Gold Vault Opens in Shanghai Free-Trade Zone

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Nov. 11 (Bloomberg) –- Bloomberg’s Stephen Engle reports on a new private gold vault opening in Shanghai’s Free-Trade Zone which will accommodate China’s growing appetite for gold. He speaks on Bloomberg Television’s “First Up.” (Source: Bloomberg)

Counterparts in singapore and hong kong and will accommodate china's growing appetite for gold and takes advantage of the city's new freed trade zone.

Behind not one security door, but two, three, four, five -- i lost count -- is what's believed to be china's largest private gold vault.

In total can hold up to 2,000 metric tons, double china's projected consumption this year.

Inside a rather nondescript warehouse and marketed at least privately to potential clients to the beat of michael jackson.

The free trade zone basically gold comes here is not considered inputted to china.

So in this regard gold can be stored here and exported out or then imported.

So there's no tax free eegs.

What kind of demand?

A big demand from the foreign banks.

We're talking to a few.

Again, the reason is a step forward for them because it's -- puts less limits.

This vault can be used as a trade hub basically so foreign banks can trade with domestic banks within this facility, which means saving costs and time.

They predict china's demand of gold will increase making china the world's biggest consumer of gold.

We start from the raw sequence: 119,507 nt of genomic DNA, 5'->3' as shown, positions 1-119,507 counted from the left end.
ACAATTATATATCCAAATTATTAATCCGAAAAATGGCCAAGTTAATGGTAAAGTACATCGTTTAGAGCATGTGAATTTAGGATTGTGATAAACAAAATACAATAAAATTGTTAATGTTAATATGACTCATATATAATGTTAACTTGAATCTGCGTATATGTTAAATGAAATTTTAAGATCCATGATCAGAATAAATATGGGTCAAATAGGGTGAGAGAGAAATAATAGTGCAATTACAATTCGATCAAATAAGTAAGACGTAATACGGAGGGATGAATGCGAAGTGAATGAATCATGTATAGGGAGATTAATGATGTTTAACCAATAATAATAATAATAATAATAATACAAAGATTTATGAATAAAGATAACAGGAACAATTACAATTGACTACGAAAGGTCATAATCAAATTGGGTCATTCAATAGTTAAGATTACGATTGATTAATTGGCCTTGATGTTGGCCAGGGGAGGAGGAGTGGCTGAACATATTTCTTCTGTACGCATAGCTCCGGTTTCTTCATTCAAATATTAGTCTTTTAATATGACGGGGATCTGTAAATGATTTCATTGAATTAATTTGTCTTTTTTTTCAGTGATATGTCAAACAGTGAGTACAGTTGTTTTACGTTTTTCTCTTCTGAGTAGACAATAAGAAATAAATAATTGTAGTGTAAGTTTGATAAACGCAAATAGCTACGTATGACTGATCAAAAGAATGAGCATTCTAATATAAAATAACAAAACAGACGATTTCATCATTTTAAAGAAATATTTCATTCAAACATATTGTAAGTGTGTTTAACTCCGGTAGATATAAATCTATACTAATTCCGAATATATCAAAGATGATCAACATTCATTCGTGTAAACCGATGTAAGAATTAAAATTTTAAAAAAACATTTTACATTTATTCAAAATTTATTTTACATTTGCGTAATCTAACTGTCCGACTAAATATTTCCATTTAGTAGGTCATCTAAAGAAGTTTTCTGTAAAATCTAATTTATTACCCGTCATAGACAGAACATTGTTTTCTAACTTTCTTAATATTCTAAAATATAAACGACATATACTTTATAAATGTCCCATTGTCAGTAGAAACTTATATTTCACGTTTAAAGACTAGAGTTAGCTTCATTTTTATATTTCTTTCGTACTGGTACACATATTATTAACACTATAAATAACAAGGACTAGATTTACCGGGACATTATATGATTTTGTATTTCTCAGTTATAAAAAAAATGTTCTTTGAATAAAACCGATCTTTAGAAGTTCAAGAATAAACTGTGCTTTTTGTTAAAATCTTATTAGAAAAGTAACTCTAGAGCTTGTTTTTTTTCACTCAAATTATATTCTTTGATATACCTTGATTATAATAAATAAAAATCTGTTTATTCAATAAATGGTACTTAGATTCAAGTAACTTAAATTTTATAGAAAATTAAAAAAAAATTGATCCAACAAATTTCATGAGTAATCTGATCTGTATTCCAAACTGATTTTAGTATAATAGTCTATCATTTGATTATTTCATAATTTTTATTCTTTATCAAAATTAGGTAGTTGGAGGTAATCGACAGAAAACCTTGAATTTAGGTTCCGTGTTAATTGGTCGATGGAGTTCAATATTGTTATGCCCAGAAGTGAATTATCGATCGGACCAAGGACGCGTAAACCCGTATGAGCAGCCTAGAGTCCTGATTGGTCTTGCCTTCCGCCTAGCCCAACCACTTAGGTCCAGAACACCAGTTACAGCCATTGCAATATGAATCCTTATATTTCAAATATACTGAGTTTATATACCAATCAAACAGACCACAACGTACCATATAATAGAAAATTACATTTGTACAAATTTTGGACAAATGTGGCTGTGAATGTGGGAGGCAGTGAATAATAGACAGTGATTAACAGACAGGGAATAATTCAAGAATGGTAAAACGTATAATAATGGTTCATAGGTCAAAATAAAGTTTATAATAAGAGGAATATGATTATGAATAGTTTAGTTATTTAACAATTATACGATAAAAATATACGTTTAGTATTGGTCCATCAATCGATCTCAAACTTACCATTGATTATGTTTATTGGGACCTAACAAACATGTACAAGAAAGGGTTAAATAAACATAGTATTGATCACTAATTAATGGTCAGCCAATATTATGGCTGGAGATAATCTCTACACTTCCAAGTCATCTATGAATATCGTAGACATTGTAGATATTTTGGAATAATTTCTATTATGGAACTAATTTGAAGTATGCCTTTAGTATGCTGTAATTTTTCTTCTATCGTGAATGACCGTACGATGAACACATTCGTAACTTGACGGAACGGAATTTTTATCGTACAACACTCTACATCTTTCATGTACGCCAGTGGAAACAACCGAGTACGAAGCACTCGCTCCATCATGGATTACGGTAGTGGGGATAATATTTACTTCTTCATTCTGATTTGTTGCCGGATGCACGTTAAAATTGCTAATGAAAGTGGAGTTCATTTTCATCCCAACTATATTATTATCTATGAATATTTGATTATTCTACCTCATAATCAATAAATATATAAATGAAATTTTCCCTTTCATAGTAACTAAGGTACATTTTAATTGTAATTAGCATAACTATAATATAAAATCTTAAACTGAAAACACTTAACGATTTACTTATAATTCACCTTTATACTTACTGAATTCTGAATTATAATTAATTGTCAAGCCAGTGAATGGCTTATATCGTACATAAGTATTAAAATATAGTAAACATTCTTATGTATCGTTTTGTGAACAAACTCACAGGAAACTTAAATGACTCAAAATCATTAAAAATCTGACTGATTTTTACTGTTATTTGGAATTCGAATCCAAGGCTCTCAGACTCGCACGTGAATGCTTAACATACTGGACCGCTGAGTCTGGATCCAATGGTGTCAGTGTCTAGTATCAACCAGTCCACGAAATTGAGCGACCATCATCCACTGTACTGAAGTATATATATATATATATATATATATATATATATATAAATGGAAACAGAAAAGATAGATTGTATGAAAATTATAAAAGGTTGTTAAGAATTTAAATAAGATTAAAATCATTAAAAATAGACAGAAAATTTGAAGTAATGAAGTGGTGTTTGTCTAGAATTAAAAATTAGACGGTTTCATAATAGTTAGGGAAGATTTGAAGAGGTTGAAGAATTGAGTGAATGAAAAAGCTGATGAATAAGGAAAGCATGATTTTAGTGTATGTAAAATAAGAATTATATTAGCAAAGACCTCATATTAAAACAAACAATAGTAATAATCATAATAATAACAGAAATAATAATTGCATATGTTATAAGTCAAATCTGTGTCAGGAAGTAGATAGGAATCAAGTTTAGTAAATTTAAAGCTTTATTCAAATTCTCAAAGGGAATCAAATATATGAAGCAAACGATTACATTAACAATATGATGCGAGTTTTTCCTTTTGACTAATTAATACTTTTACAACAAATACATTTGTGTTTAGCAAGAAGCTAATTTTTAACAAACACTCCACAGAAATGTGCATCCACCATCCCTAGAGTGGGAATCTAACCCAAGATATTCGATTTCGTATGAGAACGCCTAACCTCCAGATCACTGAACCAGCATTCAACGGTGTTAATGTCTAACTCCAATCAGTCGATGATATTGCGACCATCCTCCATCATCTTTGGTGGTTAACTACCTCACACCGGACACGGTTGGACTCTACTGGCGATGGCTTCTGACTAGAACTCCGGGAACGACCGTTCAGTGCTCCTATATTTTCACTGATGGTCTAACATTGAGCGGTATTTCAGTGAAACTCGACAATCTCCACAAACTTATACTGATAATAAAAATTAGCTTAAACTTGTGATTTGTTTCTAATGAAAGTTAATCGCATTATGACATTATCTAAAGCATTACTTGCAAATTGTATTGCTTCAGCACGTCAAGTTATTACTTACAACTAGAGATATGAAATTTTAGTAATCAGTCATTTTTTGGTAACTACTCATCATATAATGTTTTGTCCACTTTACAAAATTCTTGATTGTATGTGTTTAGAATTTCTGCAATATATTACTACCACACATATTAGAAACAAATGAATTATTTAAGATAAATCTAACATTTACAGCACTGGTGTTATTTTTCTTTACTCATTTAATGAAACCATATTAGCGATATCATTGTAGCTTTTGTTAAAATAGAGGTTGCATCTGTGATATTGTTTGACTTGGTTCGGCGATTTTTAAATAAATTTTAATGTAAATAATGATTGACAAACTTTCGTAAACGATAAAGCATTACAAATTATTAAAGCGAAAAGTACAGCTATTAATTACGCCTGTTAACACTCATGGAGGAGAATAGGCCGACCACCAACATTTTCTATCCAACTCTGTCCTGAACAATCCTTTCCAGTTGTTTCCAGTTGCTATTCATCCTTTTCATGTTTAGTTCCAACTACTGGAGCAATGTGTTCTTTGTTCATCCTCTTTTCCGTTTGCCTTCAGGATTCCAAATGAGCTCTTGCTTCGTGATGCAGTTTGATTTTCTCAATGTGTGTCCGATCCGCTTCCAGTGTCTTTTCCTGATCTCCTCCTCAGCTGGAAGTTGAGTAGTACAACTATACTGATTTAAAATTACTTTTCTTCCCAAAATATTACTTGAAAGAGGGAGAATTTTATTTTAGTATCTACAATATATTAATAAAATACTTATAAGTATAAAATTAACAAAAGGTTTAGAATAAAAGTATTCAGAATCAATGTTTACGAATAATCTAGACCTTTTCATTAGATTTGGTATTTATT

And they need to park it somewhere.

Like behind this four-ton door.

They like gold, they like the physical gold.

They don't like the paper gold.

We're going to see more gold coming into china.

For all the talk of possible transformational reforms coming out of the third plenum, chinese leaders don't like the bing bang approach.

They like to set up free trade zones or special economic zones like shenzhen where the economic rules on this side are different from this side.

China's trying a number of experiments.

The leadership doesn't want to bet the ranch until it's tried it and seen it work somewhere.

It seems like a smart way to do it.

But if it works, it can happen fast.

Yes.

But how fast is too fast for vested interest here?

Sure, capital control shielded china fairly well from the financial crisis but the economy today is more than 8 times larger than it was in 97. china's economic model is distorted in favor of state driven investment to the detriment of the consumer and private sector.

Cheap capital.

Financial repression it's called.

And that needs to be loosened up and i think they know it because it leads to mall investment, it leads to corruption.

When resources get allocated just because someone can touch it as it goes by, you don't get resources -- financial resources flowing in the right direction.

That's the battle between those wanting more openness and those afraid of giving up absolute control.

This text has been automatically generated. It may not be 100% accurate.

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